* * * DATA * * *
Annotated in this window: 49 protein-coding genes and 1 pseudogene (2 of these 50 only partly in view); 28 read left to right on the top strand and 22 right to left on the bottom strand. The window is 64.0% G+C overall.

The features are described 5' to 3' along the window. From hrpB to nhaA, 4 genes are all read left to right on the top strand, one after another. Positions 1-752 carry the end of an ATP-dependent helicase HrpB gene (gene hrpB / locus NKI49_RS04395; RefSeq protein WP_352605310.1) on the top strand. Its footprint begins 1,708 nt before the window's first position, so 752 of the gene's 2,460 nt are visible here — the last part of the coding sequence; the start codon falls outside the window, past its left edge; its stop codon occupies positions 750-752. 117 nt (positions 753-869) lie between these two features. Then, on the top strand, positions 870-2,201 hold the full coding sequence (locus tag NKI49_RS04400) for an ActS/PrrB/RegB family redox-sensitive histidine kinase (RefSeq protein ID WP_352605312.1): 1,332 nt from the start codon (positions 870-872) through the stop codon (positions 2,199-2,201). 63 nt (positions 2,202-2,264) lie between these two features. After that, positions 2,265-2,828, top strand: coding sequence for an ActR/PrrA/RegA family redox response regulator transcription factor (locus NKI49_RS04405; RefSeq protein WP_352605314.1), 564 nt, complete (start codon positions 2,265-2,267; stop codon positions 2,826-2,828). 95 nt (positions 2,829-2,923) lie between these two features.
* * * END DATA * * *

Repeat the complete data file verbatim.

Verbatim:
Annotated in this window: 49 protein-coding genes and 1 pseudogene (2 of these 50 only partly in view); 28 read left to right on the top strand and 22 right to left on the bottom strand. The window is 64.0% G+C overall.

The features are described 5' to 3' along the window. From hrpB to nhaA, 4 genes are all read left to right on the top strand, one after another. Positions 1-752 carry the end of an ATP-dependent helicase HrpB gene (gene hrpB / locus NKI49_RS04395; RefSeq protein WP_352605310.1) on the top strand. Its footprint begins 1,708 nt before the window's first position, so 752 of the gene's 2,460 nt are visible here — the last part of the coding sequence; the start codon falls outside the window, past its left edge; its stop codon occupies positions 750-752. 117 nt (positions 753-869) lie between these two features. Then, on the top strand, positions 870-2,201 hold the full coding sequence (locus tag NKI49_RS04400) for an ActS/PrrB/RegB family redox-sensitive histidine kinase (RefSeq protein ID WP_352605312.1): 1,332 nt from the start codon (positions 870-872) through the stop codon (positions 2,199-2,201). 63 nt (positions 2,202-2,264) lie between these two features. After that, positions 2,265-2,828, top strand: coding sequence for an ActR/PrrA/RegA family redox response regulator transcription factor (locus NKI49_RS04405; RefSeq protein WP_352605314.1), 564 nt, complete (start codon positions 2,265-2,267; stop codon positions 2,826-2,828). 95 nt (positions 2,829-2,923) lie between these two features.